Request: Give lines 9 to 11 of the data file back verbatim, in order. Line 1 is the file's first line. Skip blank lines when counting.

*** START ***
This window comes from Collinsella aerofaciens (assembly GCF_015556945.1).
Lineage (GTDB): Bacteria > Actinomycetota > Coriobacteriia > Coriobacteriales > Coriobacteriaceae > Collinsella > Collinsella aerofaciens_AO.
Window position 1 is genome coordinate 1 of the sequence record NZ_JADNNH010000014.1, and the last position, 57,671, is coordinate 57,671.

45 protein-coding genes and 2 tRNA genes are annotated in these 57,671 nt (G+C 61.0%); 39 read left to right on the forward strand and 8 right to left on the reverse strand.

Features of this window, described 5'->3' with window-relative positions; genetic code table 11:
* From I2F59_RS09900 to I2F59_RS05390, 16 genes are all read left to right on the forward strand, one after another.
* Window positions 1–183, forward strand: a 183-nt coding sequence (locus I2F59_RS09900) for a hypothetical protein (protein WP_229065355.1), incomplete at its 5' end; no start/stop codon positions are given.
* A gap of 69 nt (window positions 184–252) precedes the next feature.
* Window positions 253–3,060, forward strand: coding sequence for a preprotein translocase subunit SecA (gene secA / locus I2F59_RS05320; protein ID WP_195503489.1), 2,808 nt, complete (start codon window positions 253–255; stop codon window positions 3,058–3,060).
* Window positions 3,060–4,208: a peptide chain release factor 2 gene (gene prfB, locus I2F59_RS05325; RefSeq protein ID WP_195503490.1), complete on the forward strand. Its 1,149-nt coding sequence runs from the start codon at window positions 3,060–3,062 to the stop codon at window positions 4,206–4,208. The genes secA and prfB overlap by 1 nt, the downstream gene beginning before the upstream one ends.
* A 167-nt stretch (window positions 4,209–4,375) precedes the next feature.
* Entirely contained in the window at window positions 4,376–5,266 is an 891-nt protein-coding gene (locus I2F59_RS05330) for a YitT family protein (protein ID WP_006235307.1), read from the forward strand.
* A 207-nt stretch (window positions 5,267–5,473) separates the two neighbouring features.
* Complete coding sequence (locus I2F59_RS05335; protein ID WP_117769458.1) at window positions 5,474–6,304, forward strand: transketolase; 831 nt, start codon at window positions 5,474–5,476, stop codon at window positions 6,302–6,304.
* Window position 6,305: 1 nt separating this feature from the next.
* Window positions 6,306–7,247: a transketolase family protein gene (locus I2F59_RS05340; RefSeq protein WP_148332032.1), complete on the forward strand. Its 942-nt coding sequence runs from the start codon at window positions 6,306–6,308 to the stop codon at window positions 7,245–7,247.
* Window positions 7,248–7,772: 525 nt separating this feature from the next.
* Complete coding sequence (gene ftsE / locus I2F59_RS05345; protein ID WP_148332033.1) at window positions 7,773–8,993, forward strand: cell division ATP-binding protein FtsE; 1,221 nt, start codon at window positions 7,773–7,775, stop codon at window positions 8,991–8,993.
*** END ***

* Window positions 253–3,060, forward strand: coding sequence for a preprotein translocase subunit SecA (gene secA / locus I2F59_RS05320; protein ID WP_195503489.1), 2,808 nt, complete (start codon window positions 253–255; stop codon window positions 3,058–3,060).
* Window positions 3,060–4,208: a peptide chain release factor 2 gene (gene prfB, locus I2F59_RS05325; RefSeq protein ID WP_195503490.1), complete on the forward strand. Its 1,149-nt coding sequence runs from the start codon at window positions 3,060–3,062 to the stop codon at window positions 4,206–4,208. The genes secA and prfB overlap by 1 nt, the downstream gene beginning before the upstream one ends.
* A 167-nt stretch (window positions 4,209–4,375) precedes the next feature.